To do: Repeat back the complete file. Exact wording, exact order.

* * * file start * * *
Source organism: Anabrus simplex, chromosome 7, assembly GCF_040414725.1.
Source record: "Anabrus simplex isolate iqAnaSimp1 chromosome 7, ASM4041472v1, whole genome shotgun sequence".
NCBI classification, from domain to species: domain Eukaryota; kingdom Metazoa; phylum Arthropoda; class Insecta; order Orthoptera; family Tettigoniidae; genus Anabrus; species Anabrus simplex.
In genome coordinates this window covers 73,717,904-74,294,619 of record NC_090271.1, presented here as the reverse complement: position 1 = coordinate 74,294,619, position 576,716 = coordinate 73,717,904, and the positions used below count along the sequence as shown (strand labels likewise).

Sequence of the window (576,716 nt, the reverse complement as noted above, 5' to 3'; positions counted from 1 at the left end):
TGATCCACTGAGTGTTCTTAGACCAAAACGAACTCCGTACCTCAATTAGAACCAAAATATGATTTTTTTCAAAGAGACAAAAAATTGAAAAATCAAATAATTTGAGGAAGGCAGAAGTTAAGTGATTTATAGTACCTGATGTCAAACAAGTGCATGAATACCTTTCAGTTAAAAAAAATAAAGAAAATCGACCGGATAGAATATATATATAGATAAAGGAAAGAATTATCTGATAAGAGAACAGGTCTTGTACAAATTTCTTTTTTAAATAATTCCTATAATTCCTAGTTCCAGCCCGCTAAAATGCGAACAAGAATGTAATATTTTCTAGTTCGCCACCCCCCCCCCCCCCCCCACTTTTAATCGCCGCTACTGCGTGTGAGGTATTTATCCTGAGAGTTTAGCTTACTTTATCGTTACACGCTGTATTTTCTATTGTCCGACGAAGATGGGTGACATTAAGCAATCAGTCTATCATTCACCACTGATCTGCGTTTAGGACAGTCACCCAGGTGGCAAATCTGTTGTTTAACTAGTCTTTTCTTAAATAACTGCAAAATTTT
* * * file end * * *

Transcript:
Source organism: Anabrus simplex, chromosome 7, assembly GCF_040414725.1.
Source record: "Anabrus simplex isolate iqAnaSimp1 chromosome 7, ASM4041472v1, whole genome shotgun sequence".
NCBI classification, from domain to species: domain Eukaryota; kingdom Metazoa; phylum Arthropoda; class Insecta; order Orthoptera; family Tettigoniidae; genus Anabrus; species Anabrus simplex.
In genome coordinates this window covers 73,717,904-74,294,619 of record NC_090271.1, presented here as the reverse complement: position 1 = coordinate 74,294,619, position 576,716 = coordinate 73,717,904, and the positions used below count along the sequence as shown (strand labels likewise).

Sequence of the window (576,716 nt, the reverse complement as noted above, 5' to 3'; positions counted from 1 at the left end):
TGATCCACTGAGTGTTCTTAGACCAAAACGAACTCCGTACCTCAATTAGAACCAAAATATGATTTTTTTCAAAGAGACAAAAAATTGAAAAATCAAATAATTTGAGGAAGGCAGAAGTTAAGTGATTTATAGTACCTGATGTCAAACAAGTGCATGAATACCTTTCAGTTAAAAAAAATAAAGAAAATCGACCGGATAGAATATATATATAGATAAAGGAAAGAATTATCTGATAAGAGAACAGGTCTTGTACAAATTTCTTTTTTAAATAATTCCTATAATTCCTAGTTCCAGCCCGCTAAAATGCGAACAAGAATGTAATATTTTCTAGTTCGCCACCCCCCCCCCCCCCCCCACTTTTAATCGCCGCTACTGCGTGTGAGGTATTTATCCTGAGAGTTTAGCTTACTTTATCGTTACACGCTGTATTTTCTATTGTCCGACGAAGATGGGTGACATTAAGCAATCAGTCTATCATTCACCACTGATCTGCGTTTAGGACAGTCACCCAGGTGGCAAATCTGTTGTTTAACTAGTCTTTTCTTAAATAACTGCAAAATTTT